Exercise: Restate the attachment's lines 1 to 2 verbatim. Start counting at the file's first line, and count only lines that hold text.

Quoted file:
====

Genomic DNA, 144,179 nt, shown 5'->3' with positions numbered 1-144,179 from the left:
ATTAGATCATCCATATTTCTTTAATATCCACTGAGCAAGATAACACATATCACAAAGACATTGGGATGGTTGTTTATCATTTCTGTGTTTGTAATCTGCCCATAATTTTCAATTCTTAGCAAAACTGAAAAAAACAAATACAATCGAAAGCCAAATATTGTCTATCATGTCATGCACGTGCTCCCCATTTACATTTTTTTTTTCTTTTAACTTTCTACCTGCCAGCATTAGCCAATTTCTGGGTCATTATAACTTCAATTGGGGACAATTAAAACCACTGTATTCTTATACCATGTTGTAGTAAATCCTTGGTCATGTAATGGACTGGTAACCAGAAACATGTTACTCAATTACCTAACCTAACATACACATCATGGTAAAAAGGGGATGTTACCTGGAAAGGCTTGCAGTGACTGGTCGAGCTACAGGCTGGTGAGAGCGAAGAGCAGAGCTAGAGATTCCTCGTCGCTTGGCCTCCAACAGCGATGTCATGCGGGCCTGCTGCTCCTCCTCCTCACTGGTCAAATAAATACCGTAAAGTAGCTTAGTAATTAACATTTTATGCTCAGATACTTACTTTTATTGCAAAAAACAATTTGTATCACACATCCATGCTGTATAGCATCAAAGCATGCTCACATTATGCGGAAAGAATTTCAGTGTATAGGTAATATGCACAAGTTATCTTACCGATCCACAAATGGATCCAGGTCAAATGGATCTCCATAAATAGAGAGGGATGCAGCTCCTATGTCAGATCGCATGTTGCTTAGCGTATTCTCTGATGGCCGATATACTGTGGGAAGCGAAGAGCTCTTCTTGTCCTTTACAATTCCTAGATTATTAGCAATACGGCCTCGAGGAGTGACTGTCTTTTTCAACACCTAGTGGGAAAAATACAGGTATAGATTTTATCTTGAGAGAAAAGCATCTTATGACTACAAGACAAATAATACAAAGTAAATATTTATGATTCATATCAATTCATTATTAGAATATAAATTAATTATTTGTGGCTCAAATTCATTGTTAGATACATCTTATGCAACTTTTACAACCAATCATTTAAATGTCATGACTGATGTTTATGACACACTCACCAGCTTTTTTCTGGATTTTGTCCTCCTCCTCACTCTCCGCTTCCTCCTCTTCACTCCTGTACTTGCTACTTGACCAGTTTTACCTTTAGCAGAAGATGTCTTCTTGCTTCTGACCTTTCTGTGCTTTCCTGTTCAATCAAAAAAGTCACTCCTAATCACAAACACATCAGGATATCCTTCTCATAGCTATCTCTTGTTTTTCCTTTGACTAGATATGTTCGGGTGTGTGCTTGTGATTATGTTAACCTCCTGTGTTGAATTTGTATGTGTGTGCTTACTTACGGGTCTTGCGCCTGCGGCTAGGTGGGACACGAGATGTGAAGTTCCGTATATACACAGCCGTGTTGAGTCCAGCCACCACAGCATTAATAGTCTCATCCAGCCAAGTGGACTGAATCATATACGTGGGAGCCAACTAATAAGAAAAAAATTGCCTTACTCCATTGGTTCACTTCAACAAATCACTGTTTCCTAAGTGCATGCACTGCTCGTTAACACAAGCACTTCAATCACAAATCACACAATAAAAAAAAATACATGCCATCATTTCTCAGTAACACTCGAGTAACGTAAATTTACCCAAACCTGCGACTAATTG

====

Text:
Genomic DNA, 144,179 nt, shown 5'->3' with positions numbered 1-144,179 from the left:
ATTAGATCATCCATATTTCTTTAATATCCACTGAGCAAGATAACACATATCACAAAGACATTGGGATGGTTGTTTATCATTTCTGTGTTTGTAATCTGCCCATAATTTTCAATTCTTAGCAAAACTGAAAAAAACAAATACAATCGAAAGCCAAATATTGTCTATCATGTCATGCACGTGCTCCCCATTTACATTTTTTTTTTCTTTTAACTTTCTACCTGCCAGCATTAGCCAATTTCTGGGTCATTATAACTTCAATTGGGGACAATTAAAACCACTGTATTCTTATACCATGTTGTAGTAAATCCTTGGTCATGTAATGGACTGGTAACCAGAAACATGTTACTCAATTACCTAACCTAACATACACATCATGGTAAAAAGGGGATGTTACCTGGAAAGGCTTGCAGTGACTGGTCGAGCTACAGGCTGGTGAGAGCGAAGAGCAGAGCTAGAGATTCCTCGTCGCTTGGCCTCCAACAGCGATGTCATGCGGGCCTGCTGCTCCTCCTCCTCACTGGTCAAATAAATACCGTAAAGTAGCTTAGTAATTAACATTTTATGCTCAGATACTTACTTTTATTGCAAAAAACAATTTGTATCACACATCCATGCTGTATAGCATCAAAGCATGCTCACATTATGCGGAAAGAATTTCAGTGTATAGGTAATATGCACAAGTTATCTTACCGATCCACAAATGGATCCAGGTCAAATGGATCTCCATAAATAGAGAGGGATGCAGCTCCTATGTCAGATCGCATGTTGCTTAGCGTATTCTCTGATGGCCGATATACTGTGGGAAGCGAAGAGCTCTTCTTGTCCTTTACAATTCCTAGATTATTAGCAATACGGCCTCGAGGAGTGACTGTCTTTTTCAACACCTAGTGGGAAAAATACAGGTATAGATTTTATCTTGAGAGAAAAGCATCTTATGACTACAAGACAAATAATACAAAGTAAATATTTATGATTCATATCAATTCATTATTAGAATATAAATTAATTATTTGTGGCTCAAATTCATTGTTAGATACATCTTATGCAACTTTTACAACCAATCATTTAAATGTCATGACTGATGTTTATGACACACTCACCAGCTTTTTTCTGGATTTTGTCCTCCTCCTCACTCTCCGCTTCCTCCTCTTCACTCCTGTACTTGCTACTTGACCAGTTTTACCTTTAGCAGAAGATGTCTTCTTGCTTCTGACCTTTCTGTGCTTTCCTGTTCAATCAAAAAAGTCACTCCTAATCACAAACACATCAGGATATCCTTCTCATAGCTATCTCTTGTTTTTCCTTTGACTAGATATGTTCGGGTGTGTGCTTGTGATTATGTTAACCTCCTGTGTTGAATTTGTATGTGTGTGCTTACTTACGGGTCTTGCGCCTGCGGCTAGGTGGGACACGAGATGTGAAGTTCCGTATATACACAGCCGTGTTGAGTCCAGCCACCACAGCATTAATAGTCTCATCCAGCCAAGTGGACTGAATCATATACGTGGGAGCCAACTAATAAGAAAAAAATTGCCTTACTCCATTGGTTCACTTCAACAAATCACTGTTTCCTAAGTGCATGCACTGCTCGTTAACACAAGCACTTCAATCACAAATCACACAATAAAAAAAAATACATGCCATCATTTCTCAGTAACACTCGAGTAACGTAAATTTACCCAAACCTGCGACTAATTG